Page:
DOI 10.1393/ncc/i2009-10394-7
Colloquia_{: CSFI 2008}

IL NUOVO CIMENTO Vol. 32 C, N. 2 _{Marzo-Aprile 2009}

**A Vlasov solver for collective eﬀects in particle accelerators**

M. Migliorati_{(}1* _{)(∗), G. Dattoli(}*2

_{), A. Schiavi(}1

_{) and M. Venturini(}3

_{)}

(1_{) Sapienza Universit`}_{a di Roma - Rome, Italy}

(2*) ENEA Centro Ricerche Frascati - Rome, Italy*
(3_{) LBNL - Berkeley CA 94720-8211, USA}

(ricevuto il 22 Giugno 2009; pubblicato online il 7 Settembre 2009)

**Summary. — Integration techniques based on Lie algebraic methods have been**
successfully used in beam transport codes for particle accelerators. Generally these
methods have been applied to problems of single-particle beam dynamics. Here we
present an application of Lie algebraic techniques to the development of a Vlasov
solver suitable for problems of beam transport in the presence of non-negligible
par-ticle self-ﬁelds. The solver we discuss is suitable for modelling a variety of collective
eﬀects that may arise at high current. In particular, we consider the case of
coher-ent synchrotron radiation eﬀects in magnetic bunch compressors which can cause
instabilities limiting performance of high current accelerators.

PACS 41.85.Ja – Particle beam transport.

PACS 29.27.Bd – Beam dynamics; collective eﬀects and instabilities.

**1. – Introduction**

The dynamics of charged particle beams through circular and linear accelerators or,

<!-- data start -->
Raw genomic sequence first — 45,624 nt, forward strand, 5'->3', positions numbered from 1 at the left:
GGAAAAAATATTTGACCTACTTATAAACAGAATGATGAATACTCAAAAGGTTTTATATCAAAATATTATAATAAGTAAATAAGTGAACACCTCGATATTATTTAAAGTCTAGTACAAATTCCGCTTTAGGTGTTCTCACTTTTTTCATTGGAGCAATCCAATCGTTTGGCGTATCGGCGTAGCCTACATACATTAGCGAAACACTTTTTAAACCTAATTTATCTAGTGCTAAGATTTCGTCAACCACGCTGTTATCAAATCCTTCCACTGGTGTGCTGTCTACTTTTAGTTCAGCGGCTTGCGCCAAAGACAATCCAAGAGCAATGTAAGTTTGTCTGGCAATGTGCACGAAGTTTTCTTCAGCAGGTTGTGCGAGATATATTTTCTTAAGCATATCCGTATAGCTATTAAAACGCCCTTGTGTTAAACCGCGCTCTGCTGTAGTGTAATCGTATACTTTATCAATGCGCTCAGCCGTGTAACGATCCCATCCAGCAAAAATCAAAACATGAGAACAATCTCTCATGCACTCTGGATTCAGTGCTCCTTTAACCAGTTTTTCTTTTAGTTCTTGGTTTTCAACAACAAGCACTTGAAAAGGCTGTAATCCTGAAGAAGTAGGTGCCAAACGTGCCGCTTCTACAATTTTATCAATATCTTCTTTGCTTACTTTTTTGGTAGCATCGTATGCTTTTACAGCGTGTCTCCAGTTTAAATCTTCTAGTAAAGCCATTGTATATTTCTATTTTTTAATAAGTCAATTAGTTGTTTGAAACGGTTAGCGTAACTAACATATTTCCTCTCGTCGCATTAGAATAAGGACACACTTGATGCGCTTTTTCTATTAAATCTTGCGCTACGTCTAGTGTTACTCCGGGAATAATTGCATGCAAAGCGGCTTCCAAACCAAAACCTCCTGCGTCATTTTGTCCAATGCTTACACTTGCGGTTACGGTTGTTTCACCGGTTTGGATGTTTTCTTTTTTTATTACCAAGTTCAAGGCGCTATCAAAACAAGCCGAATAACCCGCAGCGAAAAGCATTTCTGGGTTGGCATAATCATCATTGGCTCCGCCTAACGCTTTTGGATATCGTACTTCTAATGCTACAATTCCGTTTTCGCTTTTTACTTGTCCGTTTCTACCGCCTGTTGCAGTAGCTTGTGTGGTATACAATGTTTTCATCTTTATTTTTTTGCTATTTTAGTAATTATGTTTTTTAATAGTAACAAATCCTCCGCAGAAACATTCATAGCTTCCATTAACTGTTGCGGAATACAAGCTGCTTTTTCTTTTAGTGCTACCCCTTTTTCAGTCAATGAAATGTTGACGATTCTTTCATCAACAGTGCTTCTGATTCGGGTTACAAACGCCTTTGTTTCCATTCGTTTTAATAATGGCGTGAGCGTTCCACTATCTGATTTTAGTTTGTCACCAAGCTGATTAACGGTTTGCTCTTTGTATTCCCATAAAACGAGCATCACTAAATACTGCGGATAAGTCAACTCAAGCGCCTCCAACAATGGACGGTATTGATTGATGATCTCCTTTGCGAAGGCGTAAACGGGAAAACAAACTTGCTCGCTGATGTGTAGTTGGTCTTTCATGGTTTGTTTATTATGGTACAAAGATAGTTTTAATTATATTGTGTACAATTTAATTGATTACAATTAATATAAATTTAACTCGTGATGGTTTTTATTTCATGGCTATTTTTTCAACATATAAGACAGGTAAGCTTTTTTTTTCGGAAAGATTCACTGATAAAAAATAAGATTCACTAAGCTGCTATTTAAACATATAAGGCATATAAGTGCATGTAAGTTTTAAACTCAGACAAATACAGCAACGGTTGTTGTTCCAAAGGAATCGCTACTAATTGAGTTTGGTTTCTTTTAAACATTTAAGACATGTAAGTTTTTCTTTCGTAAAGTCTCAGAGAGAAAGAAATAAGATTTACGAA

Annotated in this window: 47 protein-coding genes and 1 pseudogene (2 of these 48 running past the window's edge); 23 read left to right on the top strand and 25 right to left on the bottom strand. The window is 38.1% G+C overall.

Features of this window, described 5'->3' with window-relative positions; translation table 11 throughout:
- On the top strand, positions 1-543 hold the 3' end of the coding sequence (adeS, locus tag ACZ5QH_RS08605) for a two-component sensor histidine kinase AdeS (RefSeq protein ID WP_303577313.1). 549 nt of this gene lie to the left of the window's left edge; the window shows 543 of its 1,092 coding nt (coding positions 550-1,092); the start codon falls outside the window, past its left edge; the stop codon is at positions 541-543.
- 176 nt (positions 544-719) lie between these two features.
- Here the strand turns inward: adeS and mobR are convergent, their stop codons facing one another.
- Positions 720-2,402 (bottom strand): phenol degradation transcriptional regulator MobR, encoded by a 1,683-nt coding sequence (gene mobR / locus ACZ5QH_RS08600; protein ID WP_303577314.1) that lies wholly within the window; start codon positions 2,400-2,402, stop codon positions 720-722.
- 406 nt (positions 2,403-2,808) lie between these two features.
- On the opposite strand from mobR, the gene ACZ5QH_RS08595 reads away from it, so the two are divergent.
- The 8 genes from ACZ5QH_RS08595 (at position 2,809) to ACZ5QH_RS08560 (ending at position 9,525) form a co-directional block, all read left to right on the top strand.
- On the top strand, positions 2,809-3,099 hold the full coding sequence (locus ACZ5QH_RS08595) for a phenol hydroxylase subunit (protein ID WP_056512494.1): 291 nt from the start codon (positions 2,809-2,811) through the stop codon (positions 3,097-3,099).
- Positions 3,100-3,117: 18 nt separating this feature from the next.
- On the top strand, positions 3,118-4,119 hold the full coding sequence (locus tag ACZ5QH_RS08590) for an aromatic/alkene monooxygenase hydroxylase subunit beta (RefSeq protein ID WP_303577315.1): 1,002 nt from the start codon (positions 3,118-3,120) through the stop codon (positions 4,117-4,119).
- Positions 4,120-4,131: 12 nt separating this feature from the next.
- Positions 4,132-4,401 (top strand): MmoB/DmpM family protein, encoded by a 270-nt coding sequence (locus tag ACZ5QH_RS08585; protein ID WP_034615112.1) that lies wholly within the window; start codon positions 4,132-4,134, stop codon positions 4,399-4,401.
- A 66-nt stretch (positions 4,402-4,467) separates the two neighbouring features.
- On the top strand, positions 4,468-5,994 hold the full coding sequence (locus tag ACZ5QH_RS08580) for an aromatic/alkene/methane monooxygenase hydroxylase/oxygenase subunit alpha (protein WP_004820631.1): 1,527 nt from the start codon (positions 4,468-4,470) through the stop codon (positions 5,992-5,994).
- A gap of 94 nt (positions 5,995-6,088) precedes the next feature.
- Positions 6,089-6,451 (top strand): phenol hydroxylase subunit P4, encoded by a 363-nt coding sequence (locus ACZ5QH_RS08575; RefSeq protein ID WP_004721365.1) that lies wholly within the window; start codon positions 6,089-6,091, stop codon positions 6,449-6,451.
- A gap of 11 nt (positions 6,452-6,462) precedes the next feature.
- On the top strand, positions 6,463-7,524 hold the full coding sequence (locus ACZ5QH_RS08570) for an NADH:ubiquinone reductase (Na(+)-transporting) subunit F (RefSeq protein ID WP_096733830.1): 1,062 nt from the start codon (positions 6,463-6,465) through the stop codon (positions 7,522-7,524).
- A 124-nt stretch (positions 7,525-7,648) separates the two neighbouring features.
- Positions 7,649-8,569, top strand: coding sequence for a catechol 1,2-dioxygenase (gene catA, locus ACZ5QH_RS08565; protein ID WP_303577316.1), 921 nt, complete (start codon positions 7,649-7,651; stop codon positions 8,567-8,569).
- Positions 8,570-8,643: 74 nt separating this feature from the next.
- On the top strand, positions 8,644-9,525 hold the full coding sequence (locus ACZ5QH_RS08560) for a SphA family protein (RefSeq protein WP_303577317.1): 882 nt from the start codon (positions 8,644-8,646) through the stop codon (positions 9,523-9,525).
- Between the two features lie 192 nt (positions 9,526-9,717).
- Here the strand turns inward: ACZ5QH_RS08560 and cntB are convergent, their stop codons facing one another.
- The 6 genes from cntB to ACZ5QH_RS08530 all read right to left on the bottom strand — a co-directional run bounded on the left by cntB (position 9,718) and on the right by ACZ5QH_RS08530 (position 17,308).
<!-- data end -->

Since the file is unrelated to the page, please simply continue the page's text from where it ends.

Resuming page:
more in general, through any kind of beam transport line, has been successfully studied
using integration techniques based on Lie algebraic methods when collective eﬀects due
to electromagnetic self-ﬁelds (or wake ﬁelds) are neglected [1,2]. On the other hand, when
self-ﬁelds are important, one generally relies on multi-particle tracking codes which allow
for a generally straightforward inclusion of collective eﬀects both in the longitudinal and
*transverse degrees of freedom (e.g., see ref. [3]). These codes are of common use in the *
de-sign of the accelerator devices to monitor possible beam instabilities excited by the wake
ﬁelds. However, tracking codes of this kind suﬀer from spurious sampling noise inherent
in employing a number of macroparticles smaller than the actual beam population and,
as result, may introduce artiﬁcial instabilities. In this contribution we extend Lie
alge-braic techniques to develop a method of simulation of beam dynamics that fully accounts

*(∗) E-mail: mauro.migliorati@uniroma1.it*

c

**162** M. MIGLIORATI, G. DATTOLI, A. SCHIAVIandM. VENTURINI

for wake-ﬁeld eﬀects. The method uses a representation of the beam density in phase space on a grid and, in contrast to macroparticle tracking codes, yields a relatively noise-free time evolution. The technique, which uses exponential operators similar to those commonly adopted in quantum mechanics, is ﬂexible enough to allow for the account of a variety of eﬀects in the beam transport and caused by diﬀerent kinds of wake ﬁelds.

In the next sections we will brieﬂy review the concept of wake potential that provide a general formalism for treating many collective eﬀects. We introduce the Vlasov solver and ﬁnally show a speciﬁc application involving the eﬀects of the coherent synchrotron radiation (CSR) in a magnetic bunch compressor, which is a contributing factor to the so-called “microbunching instability”.

**2. – Collective eﬀects in particle accelerators**

Direct inter-particle forces or inter-particle forces mediated by the interaction of a
beam with its surroundings [4] are of fundamental importance in beam dynamics. Both
forces can often be described in terms of a “wake potential”. To introduce the concept
*of wake potential, consider the situation in which a charge q*1 travels at the velocity of

*light through an accelerator device. A particle of charge q, that follows at a distance*